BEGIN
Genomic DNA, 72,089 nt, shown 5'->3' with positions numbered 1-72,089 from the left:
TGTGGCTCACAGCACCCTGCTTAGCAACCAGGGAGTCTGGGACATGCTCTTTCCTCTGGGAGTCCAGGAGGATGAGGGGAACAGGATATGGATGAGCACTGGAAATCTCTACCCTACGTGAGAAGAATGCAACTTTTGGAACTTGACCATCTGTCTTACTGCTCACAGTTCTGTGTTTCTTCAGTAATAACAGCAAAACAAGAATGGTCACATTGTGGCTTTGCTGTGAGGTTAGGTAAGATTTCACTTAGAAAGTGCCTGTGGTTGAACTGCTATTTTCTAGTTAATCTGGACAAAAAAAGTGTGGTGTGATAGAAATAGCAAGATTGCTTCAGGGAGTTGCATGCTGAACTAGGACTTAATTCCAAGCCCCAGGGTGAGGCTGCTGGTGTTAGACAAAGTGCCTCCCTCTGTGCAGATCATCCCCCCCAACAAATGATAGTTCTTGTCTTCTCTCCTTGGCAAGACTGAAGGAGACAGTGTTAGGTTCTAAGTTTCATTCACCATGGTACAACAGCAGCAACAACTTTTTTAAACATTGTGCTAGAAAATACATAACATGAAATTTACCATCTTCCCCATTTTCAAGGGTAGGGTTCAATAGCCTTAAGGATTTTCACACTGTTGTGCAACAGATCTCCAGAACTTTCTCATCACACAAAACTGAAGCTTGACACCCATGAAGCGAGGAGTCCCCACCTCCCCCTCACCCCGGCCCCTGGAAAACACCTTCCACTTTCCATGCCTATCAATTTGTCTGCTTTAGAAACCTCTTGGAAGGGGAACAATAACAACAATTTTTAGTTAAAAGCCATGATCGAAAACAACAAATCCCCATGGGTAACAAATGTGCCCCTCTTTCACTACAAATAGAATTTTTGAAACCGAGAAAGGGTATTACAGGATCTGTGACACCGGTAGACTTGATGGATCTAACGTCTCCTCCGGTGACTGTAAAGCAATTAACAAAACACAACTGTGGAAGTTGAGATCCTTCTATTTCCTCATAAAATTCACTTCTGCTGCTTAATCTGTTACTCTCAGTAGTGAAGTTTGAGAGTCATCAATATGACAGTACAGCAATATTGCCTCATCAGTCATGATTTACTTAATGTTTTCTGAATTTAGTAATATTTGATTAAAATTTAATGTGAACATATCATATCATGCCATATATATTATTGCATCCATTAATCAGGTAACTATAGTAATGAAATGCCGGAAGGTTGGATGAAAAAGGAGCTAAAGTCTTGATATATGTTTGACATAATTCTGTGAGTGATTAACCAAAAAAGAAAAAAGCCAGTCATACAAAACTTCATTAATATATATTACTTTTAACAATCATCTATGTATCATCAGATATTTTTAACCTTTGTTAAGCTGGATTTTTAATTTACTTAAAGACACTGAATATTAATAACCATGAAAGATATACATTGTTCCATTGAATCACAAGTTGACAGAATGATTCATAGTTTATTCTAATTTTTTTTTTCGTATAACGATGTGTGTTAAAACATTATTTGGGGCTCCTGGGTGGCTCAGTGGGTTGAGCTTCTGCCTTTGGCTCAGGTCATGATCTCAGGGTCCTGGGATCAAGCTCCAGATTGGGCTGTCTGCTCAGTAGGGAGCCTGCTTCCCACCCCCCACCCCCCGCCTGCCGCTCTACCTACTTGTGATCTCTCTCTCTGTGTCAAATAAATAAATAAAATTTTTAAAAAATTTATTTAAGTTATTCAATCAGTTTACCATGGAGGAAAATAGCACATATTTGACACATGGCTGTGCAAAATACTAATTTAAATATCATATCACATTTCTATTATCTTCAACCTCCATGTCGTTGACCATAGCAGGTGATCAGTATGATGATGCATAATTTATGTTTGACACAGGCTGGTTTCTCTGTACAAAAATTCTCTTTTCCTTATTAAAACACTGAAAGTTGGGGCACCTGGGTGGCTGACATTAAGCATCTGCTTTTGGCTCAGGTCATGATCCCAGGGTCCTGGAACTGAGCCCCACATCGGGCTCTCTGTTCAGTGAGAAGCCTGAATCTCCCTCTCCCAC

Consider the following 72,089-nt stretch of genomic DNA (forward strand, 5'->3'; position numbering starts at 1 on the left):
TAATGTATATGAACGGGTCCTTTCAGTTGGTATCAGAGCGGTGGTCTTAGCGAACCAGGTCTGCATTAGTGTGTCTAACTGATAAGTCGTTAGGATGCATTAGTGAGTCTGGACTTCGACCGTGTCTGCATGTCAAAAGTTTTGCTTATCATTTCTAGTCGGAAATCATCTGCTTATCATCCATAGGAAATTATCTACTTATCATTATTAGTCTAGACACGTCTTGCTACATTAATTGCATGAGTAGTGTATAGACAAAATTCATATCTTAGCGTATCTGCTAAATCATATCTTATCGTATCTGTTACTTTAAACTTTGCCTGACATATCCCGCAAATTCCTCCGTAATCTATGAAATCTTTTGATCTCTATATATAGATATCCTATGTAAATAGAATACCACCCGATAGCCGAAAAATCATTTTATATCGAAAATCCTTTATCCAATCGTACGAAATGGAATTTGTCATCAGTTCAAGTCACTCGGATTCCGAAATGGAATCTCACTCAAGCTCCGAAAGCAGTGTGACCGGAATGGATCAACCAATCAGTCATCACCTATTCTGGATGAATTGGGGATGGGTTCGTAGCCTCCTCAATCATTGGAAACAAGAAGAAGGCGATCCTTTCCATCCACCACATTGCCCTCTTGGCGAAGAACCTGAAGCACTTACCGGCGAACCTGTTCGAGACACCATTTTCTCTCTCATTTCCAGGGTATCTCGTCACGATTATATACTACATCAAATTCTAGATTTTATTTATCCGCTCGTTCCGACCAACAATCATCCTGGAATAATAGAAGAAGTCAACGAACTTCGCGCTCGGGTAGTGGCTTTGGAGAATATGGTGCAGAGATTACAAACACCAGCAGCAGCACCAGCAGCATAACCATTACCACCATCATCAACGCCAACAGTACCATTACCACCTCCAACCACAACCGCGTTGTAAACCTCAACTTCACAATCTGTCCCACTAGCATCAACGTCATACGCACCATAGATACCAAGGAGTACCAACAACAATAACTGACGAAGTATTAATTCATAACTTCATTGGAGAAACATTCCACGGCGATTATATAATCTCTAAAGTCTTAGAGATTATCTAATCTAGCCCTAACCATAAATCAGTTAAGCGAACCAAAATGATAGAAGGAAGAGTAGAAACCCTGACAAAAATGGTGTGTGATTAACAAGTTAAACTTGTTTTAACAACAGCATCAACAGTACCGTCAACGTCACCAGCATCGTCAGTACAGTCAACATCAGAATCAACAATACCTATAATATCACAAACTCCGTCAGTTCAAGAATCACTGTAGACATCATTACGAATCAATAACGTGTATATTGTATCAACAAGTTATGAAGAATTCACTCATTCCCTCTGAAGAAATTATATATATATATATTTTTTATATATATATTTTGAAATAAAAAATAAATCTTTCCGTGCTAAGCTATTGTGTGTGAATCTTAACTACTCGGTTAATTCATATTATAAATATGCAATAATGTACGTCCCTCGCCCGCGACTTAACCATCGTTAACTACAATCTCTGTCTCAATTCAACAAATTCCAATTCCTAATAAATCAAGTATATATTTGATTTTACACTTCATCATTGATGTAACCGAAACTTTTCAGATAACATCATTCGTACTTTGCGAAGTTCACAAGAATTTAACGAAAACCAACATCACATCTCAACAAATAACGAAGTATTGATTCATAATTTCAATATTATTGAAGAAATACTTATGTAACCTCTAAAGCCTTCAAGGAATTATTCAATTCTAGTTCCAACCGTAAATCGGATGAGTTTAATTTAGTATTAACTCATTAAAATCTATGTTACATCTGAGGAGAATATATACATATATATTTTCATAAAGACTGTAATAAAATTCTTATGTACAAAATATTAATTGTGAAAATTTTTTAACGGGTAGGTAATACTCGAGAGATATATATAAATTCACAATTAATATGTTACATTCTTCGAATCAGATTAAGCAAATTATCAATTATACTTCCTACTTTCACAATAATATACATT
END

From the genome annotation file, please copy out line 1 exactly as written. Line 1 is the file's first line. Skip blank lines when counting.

Genomic DNA, 72,089 nt, shown 5'->3' with positions numbered 1-72,089 from the left: